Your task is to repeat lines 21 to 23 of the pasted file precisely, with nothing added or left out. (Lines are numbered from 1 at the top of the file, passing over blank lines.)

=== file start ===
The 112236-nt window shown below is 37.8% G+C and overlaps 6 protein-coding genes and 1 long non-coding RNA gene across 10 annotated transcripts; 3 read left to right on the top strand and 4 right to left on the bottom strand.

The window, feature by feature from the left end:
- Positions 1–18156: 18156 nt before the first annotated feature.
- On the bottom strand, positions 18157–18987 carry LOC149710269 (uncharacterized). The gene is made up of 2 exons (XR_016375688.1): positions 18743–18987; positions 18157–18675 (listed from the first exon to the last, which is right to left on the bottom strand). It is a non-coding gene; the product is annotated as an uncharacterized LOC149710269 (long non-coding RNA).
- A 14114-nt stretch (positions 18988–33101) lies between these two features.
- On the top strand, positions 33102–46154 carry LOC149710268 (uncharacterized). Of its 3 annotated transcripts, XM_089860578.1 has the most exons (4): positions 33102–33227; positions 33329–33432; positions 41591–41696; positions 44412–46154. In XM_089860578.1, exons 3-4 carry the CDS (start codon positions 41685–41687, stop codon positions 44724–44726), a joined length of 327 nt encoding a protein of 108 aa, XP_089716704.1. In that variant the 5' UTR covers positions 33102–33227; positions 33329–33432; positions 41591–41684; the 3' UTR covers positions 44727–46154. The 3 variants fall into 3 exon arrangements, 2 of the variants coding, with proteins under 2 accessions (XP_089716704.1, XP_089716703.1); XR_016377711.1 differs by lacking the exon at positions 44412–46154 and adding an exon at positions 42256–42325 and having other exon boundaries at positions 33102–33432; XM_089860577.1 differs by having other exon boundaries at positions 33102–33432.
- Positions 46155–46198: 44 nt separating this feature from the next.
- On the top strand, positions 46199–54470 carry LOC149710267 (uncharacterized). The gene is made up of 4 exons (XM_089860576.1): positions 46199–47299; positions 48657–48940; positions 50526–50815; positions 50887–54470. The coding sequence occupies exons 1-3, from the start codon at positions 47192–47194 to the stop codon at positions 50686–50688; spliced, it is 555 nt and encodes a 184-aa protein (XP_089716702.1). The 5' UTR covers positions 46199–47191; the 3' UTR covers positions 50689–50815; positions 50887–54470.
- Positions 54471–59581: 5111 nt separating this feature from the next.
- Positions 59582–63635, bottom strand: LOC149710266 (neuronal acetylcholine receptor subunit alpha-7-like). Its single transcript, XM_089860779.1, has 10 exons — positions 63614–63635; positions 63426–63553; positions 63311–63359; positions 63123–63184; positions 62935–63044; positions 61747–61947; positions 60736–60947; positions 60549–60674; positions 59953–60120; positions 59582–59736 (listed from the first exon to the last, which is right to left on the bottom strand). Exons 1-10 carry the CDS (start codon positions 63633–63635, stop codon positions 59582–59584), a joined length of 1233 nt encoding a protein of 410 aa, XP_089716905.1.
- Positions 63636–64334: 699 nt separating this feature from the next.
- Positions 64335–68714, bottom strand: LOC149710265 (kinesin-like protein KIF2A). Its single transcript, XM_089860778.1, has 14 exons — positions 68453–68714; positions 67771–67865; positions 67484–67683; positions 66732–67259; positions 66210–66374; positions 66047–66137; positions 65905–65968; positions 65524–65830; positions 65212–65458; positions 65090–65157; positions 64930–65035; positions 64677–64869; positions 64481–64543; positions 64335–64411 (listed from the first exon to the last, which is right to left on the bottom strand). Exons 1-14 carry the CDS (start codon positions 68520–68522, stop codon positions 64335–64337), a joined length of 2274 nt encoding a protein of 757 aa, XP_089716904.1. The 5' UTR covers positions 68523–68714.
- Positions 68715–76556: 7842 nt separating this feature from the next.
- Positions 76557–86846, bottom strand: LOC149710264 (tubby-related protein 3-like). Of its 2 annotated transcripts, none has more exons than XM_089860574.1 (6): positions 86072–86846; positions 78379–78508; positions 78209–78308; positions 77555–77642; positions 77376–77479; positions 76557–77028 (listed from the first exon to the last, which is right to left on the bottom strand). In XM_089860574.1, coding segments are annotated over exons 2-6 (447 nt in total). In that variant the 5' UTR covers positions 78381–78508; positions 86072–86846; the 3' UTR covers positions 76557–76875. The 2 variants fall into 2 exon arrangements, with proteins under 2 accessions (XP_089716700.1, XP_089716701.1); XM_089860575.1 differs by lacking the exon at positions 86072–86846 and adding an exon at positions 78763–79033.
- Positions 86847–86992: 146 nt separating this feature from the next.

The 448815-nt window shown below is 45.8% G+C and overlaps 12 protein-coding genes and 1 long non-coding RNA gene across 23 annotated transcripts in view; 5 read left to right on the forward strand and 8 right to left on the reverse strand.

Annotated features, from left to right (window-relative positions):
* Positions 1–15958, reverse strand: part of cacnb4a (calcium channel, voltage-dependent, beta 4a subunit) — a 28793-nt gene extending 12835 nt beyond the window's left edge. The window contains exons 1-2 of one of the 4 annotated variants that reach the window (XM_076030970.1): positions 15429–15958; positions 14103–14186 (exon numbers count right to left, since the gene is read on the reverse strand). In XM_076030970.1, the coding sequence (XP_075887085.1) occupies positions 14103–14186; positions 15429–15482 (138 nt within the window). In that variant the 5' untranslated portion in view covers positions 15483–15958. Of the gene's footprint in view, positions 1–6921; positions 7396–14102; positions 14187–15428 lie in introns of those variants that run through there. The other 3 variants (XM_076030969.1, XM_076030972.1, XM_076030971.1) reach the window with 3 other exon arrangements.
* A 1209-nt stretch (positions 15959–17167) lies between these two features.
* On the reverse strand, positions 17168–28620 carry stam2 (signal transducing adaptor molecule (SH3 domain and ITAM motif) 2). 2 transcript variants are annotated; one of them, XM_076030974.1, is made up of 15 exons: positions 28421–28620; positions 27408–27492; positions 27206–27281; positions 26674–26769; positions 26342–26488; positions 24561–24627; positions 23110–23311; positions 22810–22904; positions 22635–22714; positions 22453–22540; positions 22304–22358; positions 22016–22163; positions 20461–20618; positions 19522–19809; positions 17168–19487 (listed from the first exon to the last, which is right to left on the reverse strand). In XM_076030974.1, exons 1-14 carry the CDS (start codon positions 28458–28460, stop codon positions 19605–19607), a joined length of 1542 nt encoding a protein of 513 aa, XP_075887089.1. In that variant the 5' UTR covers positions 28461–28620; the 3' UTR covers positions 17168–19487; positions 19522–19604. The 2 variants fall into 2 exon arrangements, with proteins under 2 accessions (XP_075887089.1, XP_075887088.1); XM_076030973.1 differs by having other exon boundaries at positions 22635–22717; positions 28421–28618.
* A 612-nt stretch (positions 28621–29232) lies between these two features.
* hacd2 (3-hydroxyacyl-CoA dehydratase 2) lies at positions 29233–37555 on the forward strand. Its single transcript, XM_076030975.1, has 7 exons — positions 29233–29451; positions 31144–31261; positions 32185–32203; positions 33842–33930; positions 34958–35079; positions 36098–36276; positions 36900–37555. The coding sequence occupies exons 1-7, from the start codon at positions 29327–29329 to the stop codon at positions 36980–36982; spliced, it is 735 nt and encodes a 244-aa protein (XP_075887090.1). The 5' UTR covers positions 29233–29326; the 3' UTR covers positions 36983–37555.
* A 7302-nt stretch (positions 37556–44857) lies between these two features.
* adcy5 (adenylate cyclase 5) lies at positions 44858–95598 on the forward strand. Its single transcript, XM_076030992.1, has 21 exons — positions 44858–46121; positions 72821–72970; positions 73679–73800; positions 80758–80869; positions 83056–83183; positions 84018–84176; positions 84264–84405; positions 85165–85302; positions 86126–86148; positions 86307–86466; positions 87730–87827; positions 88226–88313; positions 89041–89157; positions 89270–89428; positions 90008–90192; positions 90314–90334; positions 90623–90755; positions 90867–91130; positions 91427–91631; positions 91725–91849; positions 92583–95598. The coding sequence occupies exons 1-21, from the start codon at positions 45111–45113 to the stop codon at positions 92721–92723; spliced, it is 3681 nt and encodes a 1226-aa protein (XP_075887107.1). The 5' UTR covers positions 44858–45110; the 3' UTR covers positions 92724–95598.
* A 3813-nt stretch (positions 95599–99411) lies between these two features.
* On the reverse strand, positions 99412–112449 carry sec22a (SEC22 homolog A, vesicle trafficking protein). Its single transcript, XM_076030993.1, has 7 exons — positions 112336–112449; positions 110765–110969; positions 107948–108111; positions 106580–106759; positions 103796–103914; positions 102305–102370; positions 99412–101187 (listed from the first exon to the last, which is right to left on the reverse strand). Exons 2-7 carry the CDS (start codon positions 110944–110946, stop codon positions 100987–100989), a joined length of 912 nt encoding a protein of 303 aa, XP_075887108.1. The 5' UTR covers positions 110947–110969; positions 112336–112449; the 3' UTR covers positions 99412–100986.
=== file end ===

* A 612-nt stretch (positions 28621–29232) lies between these two features.
* hacd2 (3-hydroxyacyl-CoA dehydratase 2) lies at positions 29233–37555 on the forward strand. Its single transcript, XM_076030975.1, has 7 exons — positions 29233–29451; positions 31144–31261; positions 32185–32203; positions 33842–33930; positions 34958–35079; positions 36098–36276; positions 36900–37555. The coding sequence occupies exons 1-7, from the start codon at positions 29327–29329 to the stop codon at positions 36980–36982; spliced, it is 735 nt and encodes a 244-aa protein (XP_075887090.1). The 5' UTR covers positions 29233–29326; the 3' UTR covers positions 36983–37555.
* A 7302-nt stretch (positions 37556–44857) lies between these two features.